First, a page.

One of the most striking examples of this occurred at the end of the 1850s, when he made a number of drawings on vellum in which he emulated the exceptionally fine lines and overall richness of detail and pattern found in engravings by Dürer such as Knight, Death and the Devil .15 The irony is that Burne-Jones was able to achieve uniform lines of such crispness only with the combination of modernityand archaism offered by a fine, flexible steel nib (of the kind which came into common use in the 1830s) and a smooth vellum support.
As far as we know, Burne-Jones’s use of metalpoint was by and large confined to the 1870s, when he used it for a number of figure studies made in preparation for his painting The Golden Stairs (1876 – 80). As John Christian has pointed out, the idea for the painting came in a rush of creative energy which followed a visit to Italy in 1871 when he travelled to Florence, Assisi and Rome.16 Burne-Jones’s use of metalpoint was no doubt connected to drawings that he had seen during this visit; at the Uffizi, for example,a selection had been displayed since 1867 in the Vasari corridor.17 However, he apparently found the metalpoint line insufficiently emphatic. In one study for the painting, the celebrated drawing of the Italian artists’ model Antonia Caiva, Burne-Jones has created he illusion of volume with white heightening in a way which is entirely consistent with Old Master practice, but has also usedgraphite to strengthen the contours of the drawing, especially around the figure’s head, which in pure metalpoint would befainter .18 What seems to me to be of equal, if not more, significance to
his actual use of metalpoint is Burne-Jones’s employment of other media to emulate the appearance of certain Old Master drawings.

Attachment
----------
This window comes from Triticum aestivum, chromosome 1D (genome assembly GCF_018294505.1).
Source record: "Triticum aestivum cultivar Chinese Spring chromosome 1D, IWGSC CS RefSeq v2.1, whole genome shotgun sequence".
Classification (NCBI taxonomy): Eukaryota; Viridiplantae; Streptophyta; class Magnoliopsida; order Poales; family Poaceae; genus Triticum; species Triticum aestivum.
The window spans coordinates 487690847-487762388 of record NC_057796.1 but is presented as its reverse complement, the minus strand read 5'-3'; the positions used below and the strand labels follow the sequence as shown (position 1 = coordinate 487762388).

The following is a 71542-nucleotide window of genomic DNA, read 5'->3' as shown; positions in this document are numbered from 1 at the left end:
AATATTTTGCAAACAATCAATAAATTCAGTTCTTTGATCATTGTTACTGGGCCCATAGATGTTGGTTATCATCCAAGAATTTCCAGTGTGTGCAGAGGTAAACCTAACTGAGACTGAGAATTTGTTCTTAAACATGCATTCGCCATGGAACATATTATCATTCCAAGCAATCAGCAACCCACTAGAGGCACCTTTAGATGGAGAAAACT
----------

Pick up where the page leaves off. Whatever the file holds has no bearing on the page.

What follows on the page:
This manifested itself in two main ways. In the early 1870s, setting aside the soft graphite and chalk he had favoured in the previousdecade, Burne-Jones began to draw with hard graphite, sharpened to a point, which enabled him to emulate the crisp contours associated with Florentine drawings.19 His recourse to graphite at this time suggests that he used it as a contemporary substitute for metalpoint – a medium he may well have regarded as unnecessarily inhibiting. Because graphite was readily available, and since Conté’s 1795 patent had been manufactured in a spectrum of hardness, why go to the trouble of using metalpoint? The other way in which Burne-Jones engaged with Old Master drawings can be seen in studies he made in the 1870s in which he laid coloured grounds, usually olive green or grey, as though in preparation for a metalpoint line, but instead used graphite. In 1877 he employed this modern material, alongside white bodycolour, in studies for The Passing of Venus , emulating the appearance of drawings of the late fifteenth century by artists such as Perugino, Ghirlandaio and Pinturicchio. It is surely this type of drawing that contributed to Burne-Jones’s reputation as an artist who frequently used metalpoint.